Albertine, with salmon-coloured buds and paler flowers, just squeezes into 10th place in the list dedicated to climbing roses and is also 10th in the climbers' table covering the last 10 years. New Dawn has been growing in popularity - probably because it flowers repeatedly - and is now eighth. 'Albertine is a very distinctive rose and people notice it when it's in flower in June,' Ms Pawsey explains. 'We get a lot of interest then, but everything goes quiet when it stops flowering.'
Cants' most popular climber of all for the past three years has been Leaping Salmon, repeat flowering and highly scented. One that does well for many growers is the white Madame Alfred Carriere. Beales re-ports good demand for Rambling Rector (creamy white and very vigorous), known as 'Shakespeare's musk'. An increasingly popular climber is the dark pink and nicely scented Aloha. In the Harkness catalogue it is bluntly described as 'the best short growing climber in this colour'. Short climbers do not reach much more than 6ft and Aloha is also sometimes grown as a freestanding shrub rose.
Gay Search, in Front Gardens (BBC Books pounds 13.99), calls it 'the ideal climbing rose for a small garden', while Stefan Buczacki, in The Budget Gardening Year (BBC Books pounds 4.99), says it is 'for me, almost the perfect modern rose'. On the strength of this I went out and bought one; it is a tough, disease resistant, stocky little plant that does not look as if it will easily adapt to being trained.
Two newly fashionable categories are patio and ground cover roses, but the growers I spoke to had reservations about both. Amanda Beales said: 'Ground cover and patio roses have actually been around for some time, but they've been given new names for commercial and marketing reasons.'
There are two types of ground cover rose. One grows about 2ft high before arching back towards the ground, and the other has stems that grow laterally a few inches above the soil, producing intermittent vertical flowering shoots about 2ft high. Cants ranks them among its shrub roses, and one of each type made the top 10 - the arching pink Surrey and the lateral white Kent.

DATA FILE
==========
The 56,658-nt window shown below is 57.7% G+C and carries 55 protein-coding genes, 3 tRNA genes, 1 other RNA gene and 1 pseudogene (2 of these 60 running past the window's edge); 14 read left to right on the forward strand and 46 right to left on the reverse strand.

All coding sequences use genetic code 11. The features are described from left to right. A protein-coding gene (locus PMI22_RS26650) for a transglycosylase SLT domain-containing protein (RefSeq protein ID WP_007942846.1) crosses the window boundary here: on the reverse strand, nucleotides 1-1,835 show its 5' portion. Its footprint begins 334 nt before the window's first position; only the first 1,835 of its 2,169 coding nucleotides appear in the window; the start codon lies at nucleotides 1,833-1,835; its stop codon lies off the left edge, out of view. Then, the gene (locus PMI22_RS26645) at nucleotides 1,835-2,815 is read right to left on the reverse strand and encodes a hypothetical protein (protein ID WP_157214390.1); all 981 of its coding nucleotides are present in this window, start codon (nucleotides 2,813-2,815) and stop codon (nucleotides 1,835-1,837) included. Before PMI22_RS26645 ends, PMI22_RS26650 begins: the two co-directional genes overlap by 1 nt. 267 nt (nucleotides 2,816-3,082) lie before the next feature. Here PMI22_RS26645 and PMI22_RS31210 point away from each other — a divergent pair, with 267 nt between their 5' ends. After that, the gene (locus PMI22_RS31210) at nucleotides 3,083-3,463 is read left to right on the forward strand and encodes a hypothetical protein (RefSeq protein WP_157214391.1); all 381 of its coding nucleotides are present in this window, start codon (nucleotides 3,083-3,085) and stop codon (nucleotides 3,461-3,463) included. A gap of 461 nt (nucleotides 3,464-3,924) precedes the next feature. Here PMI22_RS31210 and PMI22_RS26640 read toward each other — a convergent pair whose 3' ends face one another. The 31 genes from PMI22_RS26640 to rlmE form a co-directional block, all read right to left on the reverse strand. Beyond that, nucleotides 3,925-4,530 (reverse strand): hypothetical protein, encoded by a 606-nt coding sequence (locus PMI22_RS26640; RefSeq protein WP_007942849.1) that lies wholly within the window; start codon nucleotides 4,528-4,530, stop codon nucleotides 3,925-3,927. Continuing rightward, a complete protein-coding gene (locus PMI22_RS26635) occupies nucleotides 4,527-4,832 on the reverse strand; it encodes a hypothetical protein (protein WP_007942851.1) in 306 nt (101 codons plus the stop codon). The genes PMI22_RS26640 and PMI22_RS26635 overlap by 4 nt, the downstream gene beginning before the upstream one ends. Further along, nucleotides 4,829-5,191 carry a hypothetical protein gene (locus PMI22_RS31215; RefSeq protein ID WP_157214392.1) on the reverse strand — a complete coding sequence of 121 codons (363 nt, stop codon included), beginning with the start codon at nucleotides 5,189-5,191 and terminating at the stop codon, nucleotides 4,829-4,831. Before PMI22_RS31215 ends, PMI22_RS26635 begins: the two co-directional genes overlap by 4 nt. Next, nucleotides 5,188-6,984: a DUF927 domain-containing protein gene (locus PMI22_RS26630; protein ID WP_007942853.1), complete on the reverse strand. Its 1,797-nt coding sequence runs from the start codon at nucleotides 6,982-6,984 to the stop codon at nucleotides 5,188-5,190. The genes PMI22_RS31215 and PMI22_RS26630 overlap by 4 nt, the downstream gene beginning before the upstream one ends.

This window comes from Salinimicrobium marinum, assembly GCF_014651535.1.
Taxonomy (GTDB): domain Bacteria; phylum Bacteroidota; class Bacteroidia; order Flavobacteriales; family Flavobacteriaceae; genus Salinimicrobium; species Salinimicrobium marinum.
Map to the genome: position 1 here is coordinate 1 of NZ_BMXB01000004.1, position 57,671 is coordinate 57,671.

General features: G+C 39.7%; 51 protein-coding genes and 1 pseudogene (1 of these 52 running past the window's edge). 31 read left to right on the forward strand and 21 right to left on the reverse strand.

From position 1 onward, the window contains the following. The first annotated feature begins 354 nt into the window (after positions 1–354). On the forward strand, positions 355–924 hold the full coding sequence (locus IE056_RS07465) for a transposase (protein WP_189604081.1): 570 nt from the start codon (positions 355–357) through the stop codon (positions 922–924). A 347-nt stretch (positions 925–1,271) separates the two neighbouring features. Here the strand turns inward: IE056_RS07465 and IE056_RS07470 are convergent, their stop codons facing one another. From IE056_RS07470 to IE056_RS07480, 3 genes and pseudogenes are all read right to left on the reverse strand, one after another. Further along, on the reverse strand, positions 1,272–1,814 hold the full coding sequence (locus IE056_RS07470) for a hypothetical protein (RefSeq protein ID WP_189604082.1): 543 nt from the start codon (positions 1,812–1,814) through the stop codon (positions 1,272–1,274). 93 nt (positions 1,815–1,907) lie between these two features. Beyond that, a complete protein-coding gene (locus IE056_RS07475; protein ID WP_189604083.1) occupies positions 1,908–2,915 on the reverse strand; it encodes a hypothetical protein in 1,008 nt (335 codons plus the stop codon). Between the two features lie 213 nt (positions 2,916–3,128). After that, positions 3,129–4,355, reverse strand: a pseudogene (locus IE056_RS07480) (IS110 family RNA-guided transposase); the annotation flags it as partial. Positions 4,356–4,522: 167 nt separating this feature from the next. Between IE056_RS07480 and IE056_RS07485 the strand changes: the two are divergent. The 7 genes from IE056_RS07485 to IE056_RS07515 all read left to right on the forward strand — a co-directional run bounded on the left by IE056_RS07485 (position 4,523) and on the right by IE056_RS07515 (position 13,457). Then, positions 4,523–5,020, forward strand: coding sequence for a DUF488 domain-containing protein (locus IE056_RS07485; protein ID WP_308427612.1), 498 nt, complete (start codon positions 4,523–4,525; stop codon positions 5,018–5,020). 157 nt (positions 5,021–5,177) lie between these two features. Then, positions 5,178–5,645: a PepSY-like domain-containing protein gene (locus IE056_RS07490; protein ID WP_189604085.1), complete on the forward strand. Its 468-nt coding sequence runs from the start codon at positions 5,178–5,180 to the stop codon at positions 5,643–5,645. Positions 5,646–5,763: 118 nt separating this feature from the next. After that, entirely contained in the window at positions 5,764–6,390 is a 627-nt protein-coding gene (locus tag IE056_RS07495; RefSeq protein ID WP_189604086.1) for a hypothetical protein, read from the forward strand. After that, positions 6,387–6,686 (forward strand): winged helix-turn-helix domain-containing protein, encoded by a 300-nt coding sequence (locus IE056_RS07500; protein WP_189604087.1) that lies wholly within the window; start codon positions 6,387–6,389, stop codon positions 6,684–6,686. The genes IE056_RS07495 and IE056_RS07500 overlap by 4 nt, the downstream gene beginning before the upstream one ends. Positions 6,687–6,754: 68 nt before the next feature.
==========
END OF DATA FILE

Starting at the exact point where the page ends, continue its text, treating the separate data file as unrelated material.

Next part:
Michael Marriot, nursery manager at David Austin's, warns that some thought is needed before planting roses for ground cover. 'Don't forget that you may find yourself having to weed between their thorny branches.'
Patio roses are simply small floribundas that grow to less than 2ft, and are suitable for containers as well as beds. 'We get people asking what's the difference between a miniature and a patio, and it's a fair question,' Ms Pawsey says. 'Miniatures are a bit bigger and bushier. The word originally referred to the size of the flower and not of the plant.'
Mr Marriot warns that some patio roses can be prone to disease and for his taste their colours are too bright. For some years the fashion has been for more subtle shades of all types of rose - but colour can be affected by where they are planted. If they are in partial shade, they are darker than they are in full sun.
Despite the taste for muted colours, one of the most popular patio roses is also one of the brightest: Top Marks, a dazzling scarlet variety that blooms prolifically. It is outsold only by Sweet Dream (a charming shade of peach). Harkness even does a range of what it calls 'patio ground cover' roses. The most intriguing is Laura Ashley (pinky-violet flowers with a prominent yellow centre), but like most of the patio roses, it has little discernible scent.
A wealth of choice. If Gertrude Stein had been any sort of a gardener, she would never have written that 'a rose is a rose is a rose . . .'-
HOW TO KEEP EVERYTHING COMING UP ROSES
BUYING AND PLANTING
Specialist growers, including the four listed here, send roses bare-rooted through the post, and this accounts for the bulk of their business. They should be ordered in late summer for delivery and planting between October and March.
Cut away damaged roots and any dead wood. Dig a hole deep enough for the union (where the rose was grafted and where the roots meet the stem) to be level with the surface. Making sure the roots are moist and well spread, put the rose in the hole and fill with half topsoil, half peat and a handful of bone meal.
Buying roses in containers is increasingly popular. These can be bought and planted at any time of year. Now is a good time, because you will be able to see them in flower and be sure they are exactly what you want, although if it is dry you will have to water regularly. Dig a hole for the entire root ball and firm in, covering with the same soil mix as for bare-root roses.
The spring after planting, hybrid teas and floribundas should be pruned to about 6in from the soil. Others need much less pruning - mainly to keep the right shape.
ADDRESSES OF GROWERS
David Austin Roses Ltd, Bowling Green Lane, Albrighton, Wolverhampton WV7 3HB.
Peter Beales Roses, London Road, Attleborough, Norfolk NR17 1AY.
Cants of Colchester, Nayland Road, Mile End, Colchester CO4 5EB.
R Harkness and Co, Cambridge Road, Hitchin, Herts SG4 0JT.